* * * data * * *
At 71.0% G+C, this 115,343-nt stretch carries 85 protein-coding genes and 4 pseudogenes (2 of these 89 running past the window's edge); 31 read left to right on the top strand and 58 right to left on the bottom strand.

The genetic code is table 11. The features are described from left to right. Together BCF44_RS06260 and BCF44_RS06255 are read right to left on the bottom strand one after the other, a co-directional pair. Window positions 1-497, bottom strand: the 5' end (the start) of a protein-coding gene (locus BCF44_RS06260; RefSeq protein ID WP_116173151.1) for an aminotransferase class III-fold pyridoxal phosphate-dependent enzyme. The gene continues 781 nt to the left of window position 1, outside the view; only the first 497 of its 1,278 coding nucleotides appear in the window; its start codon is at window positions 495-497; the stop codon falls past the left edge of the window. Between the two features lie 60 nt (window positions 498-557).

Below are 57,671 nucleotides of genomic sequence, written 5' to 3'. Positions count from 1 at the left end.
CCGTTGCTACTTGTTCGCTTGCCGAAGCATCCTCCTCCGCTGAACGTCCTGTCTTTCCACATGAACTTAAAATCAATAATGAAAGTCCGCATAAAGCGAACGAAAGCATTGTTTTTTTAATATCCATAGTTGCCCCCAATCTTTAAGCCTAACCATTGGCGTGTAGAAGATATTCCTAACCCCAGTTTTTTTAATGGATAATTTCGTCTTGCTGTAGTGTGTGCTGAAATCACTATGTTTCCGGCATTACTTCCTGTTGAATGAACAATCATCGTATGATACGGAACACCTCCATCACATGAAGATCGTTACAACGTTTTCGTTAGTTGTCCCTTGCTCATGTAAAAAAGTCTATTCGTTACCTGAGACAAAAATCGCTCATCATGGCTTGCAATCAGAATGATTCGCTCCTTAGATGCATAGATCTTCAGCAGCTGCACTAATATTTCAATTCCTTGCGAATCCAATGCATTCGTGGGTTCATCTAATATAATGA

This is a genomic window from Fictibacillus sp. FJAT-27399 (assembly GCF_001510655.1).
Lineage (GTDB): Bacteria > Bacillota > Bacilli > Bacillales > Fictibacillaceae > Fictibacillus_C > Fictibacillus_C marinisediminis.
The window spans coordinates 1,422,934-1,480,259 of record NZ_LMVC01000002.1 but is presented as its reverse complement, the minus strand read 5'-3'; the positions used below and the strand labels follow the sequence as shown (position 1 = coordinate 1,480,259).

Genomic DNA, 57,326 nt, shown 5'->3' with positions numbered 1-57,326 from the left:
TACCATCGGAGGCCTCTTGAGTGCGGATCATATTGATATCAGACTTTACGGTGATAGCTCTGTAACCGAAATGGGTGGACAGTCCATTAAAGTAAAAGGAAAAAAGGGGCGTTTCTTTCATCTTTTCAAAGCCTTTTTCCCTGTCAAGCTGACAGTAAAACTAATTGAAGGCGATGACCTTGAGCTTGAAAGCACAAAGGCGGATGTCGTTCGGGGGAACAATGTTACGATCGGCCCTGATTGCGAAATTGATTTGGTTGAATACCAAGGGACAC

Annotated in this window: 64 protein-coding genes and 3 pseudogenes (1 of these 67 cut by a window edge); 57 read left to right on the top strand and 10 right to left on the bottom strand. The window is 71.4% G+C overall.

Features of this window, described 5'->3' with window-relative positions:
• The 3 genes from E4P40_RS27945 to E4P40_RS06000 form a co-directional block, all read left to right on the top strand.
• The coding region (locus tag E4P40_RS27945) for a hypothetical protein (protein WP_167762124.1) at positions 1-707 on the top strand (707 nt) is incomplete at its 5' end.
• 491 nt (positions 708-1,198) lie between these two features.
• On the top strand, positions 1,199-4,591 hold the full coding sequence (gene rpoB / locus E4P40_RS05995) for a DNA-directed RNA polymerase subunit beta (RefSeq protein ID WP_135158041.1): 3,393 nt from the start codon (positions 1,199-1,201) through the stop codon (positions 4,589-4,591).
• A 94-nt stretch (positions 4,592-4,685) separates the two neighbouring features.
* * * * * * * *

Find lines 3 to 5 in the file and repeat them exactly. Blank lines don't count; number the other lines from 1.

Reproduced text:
Below are 57,671 nucleotides of genomic sequence, written 5' to 3'. Positions count from 1 at the left end.
CCGTTGCTACTTGTTCGCTTGCCGAAGCATCCTCCTCCGCTGAACGTCCTGTCTTTCCACATGAACTTAAAATCAATAATGAAAGTCCGCATAAAGCGAACGAAAGCATTGTTTTTTTAATATCCATAGTTGCCCCCAATCTTTAAGCCTAACCATTGGCGTGTAGAAGATATTCCTAACCCCAGTTTTTTTAATGGATAATTTCGTCTTGCTGTAGTGTGTGCTGAAATCACTATGTTTCCGGCATTACTTCCTGTTGAATGAACAATCATCGTATGATACGGAACACCTCCATCACATGAAGATCGTTACAACGTTTTCGTTAGTTGTCCCTTGCTCATGTAAAAAAGTCTATTCGTTACCTGAGACAAAAATCGCTCATCATGGCTTGCAATCAGAATGATTCGCTCCTTAGATGCATAGATCTTCAGCAGCTGCACTAATATTTCAATTCCTTGCGAATCCAATGCATTCGTGGGTTCATCTAATATAATGA

This is a genomic window from Fictibacillus sp. FJAT-27399 (assembly GCF_001510655.1).